The Goodies become increasingly frustrated at the levels of pollution in London. They set off in search of answers. What they find shocks them to the core, but is the cure worse than the symptoms?


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Episode cast overview:
Tim Brooke-Taylor ...
Bill Oddie ...
Minister for Pollution
Corbet Woodall ...
Peter Davidson


The boys complain to the government about the state of England, which has become so polluted animals are radioactive and rain is either tar or acid. They are ignored, so they sneak into a government building and discover that toxic pollution is deliberately being pumped into the water and air in a complex money-making scheme. They decide to subvert the plans, but as usual their cure involves a scientific concoction of Graeme's, and as usual he makes it too strong and chaos ensues. Written by E. E. Buchanan

Plot Summary | Plot Synopsis







Release Date:

15 October 1971 (UK)  »

Company Credits

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Technical Specs

Sound Mix:


Aspect Ratio:

1.33 : 1
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Did You Know?


Tim: I'm going to make a complaint to the very highest authority.
Graeme: [shocked] Not...
Bill: [also shocked] ... David Frost!
Tim: No, not that high, no... no...
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User Reviews

"Affluence means effluence!"
29 November 2006 | by (Ambrosia) – See all my reviews

London is becoming increasingly polluted, so the Goodies try to do something about it. They go to the Ministry Of Pollution in Eastbourne. Graeme thinks the Ministry might be causing the pollution. He's right. The Minister openly admits to making the air unbreathable so he - and the Government - can grab credit when he finally puts it right.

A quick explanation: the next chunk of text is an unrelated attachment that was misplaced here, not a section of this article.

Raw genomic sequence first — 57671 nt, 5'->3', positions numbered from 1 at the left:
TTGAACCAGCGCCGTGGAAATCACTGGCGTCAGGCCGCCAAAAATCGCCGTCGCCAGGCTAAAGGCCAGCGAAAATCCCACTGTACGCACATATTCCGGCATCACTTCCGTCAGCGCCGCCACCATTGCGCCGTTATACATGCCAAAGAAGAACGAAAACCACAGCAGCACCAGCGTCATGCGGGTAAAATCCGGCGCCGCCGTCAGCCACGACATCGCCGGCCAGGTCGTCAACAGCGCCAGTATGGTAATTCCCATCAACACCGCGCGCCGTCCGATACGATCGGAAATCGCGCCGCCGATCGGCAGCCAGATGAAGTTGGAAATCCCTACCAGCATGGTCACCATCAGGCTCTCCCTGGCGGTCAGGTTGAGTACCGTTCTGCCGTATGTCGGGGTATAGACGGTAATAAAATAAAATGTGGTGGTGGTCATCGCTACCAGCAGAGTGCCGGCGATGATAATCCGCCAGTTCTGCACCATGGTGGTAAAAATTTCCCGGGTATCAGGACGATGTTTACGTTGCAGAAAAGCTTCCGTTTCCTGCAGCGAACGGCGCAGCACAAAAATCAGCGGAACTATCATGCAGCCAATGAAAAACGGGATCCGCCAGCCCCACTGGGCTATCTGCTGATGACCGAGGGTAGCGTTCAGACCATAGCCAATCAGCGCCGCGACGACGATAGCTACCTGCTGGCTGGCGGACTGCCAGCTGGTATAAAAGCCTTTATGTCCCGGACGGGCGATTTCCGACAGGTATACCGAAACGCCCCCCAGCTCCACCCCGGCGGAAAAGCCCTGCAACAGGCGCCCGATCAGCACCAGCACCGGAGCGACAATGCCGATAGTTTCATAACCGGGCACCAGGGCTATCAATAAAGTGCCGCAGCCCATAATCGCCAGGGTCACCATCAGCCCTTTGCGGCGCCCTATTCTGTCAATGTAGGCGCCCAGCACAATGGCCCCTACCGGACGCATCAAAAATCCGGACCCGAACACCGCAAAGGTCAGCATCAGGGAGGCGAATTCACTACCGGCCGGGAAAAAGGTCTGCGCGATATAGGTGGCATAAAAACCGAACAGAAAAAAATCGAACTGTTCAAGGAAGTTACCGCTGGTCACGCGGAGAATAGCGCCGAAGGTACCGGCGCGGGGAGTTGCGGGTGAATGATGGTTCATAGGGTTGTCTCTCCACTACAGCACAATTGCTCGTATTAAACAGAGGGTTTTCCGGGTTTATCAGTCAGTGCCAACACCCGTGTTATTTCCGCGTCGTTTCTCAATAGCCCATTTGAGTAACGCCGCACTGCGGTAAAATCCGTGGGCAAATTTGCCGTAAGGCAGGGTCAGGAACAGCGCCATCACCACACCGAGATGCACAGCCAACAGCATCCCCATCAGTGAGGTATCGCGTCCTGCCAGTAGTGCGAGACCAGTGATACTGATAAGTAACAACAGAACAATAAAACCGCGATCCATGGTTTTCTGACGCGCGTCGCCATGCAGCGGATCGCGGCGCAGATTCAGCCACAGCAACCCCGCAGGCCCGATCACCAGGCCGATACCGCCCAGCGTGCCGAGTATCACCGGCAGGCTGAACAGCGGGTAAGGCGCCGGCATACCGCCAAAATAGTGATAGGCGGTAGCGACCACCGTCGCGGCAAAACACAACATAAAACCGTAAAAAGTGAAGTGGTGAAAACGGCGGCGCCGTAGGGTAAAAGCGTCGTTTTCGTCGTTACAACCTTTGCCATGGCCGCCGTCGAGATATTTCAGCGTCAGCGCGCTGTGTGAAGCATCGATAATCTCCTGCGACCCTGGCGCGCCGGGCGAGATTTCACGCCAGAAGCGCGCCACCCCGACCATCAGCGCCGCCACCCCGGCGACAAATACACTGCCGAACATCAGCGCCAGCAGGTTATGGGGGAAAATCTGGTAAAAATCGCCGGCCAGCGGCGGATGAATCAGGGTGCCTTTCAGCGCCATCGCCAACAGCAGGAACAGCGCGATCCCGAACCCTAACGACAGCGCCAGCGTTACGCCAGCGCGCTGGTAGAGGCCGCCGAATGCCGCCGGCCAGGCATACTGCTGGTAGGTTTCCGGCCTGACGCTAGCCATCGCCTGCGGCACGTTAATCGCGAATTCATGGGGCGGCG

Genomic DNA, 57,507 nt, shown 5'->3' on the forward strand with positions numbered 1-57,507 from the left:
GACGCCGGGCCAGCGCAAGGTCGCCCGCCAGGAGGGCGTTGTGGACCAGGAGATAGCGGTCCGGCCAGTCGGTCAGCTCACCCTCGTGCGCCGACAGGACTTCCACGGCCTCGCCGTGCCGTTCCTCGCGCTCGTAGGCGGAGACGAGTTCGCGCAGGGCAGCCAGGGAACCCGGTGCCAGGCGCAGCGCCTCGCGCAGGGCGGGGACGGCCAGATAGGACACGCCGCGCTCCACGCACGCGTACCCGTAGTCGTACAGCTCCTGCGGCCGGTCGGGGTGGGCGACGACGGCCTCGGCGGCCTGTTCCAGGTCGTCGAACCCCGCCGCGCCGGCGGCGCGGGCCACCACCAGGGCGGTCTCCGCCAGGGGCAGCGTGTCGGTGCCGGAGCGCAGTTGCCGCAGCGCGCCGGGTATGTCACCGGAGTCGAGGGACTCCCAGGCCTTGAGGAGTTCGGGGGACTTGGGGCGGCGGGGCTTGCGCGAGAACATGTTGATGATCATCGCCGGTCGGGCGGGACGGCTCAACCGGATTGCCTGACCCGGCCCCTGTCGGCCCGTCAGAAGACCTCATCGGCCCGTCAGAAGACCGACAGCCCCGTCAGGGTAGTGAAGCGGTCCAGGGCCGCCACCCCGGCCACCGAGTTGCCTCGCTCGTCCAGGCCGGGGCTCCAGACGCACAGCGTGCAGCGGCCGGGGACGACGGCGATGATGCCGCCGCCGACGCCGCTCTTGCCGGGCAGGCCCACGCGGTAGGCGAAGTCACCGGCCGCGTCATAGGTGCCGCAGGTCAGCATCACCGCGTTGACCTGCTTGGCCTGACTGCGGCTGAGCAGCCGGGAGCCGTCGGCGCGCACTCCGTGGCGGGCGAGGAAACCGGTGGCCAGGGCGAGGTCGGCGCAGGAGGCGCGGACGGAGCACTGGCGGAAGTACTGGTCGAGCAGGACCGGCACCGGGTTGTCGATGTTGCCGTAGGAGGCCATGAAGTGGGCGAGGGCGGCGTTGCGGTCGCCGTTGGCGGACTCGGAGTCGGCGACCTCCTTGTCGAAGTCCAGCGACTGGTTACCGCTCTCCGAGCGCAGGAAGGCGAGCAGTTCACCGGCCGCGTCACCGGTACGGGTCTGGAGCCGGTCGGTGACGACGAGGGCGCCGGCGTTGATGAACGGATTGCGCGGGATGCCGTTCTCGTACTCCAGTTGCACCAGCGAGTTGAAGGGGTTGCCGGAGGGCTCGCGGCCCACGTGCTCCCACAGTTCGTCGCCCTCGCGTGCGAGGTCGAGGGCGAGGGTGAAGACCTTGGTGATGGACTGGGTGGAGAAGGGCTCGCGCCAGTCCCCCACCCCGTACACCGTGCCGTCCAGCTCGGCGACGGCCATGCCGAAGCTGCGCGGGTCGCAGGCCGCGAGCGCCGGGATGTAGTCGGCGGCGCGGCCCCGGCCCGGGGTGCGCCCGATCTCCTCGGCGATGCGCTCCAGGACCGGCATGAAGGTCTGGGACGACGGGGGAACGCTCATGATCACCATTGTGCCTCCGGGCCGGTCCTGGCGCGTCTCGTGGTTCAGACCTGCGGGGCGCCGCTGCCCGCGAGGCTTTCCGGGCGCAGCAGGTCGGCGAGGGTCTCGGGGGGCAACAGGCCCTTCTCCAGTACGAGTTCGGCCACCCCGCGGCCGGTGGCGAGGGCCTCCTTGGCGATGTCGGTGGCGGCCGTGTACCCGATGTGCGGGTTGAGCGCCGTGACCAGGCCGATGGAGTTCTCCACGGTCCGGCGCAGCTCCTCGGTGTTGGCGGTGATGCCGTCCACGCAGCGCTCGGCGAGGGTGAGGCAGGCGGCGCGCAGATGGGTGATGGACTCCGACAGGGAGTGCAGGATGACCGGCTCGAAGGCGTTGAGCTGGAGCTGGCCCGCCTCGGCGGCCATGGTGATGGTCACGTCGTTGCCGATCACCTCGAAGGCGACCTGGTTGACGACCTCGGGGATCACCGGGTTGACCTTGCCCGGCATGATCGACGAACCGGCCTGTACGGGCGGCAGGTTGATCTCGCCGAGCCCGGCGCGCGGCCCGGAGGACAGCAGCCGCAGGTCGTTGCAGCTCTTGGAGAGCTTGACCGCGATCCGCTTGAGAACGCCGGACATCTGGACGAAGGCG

The Goodies take to the air in their flying bike, intending to create rain. Unfortunately, they use too much chemical on one cloud. As it drifts over London, it turns the city into a lush tropical paradise...

Ahead of its time or what? The sight of the entire British population in gas-masks, dead birds falling from the skies and glowing radioactive cattle might have amused in 1971, but makes disturbing viewing now. Nevertheless, the episode's got more than its fair share of laughs. The late Ronnie Stevens was a familiar face in British comedy films of the '50's and '60's. Some excellent visual effects as London becomes a jungle, inhabited by people who resemble walking Christmas trees.

Funniest moment - Tim putting his hand out of the window to see if it is raining, and when he pulls it back it is covered in black sludge! Second funniest moment - a sign on the Ministry Of Pollution that reads: Conservationists Get Lost!

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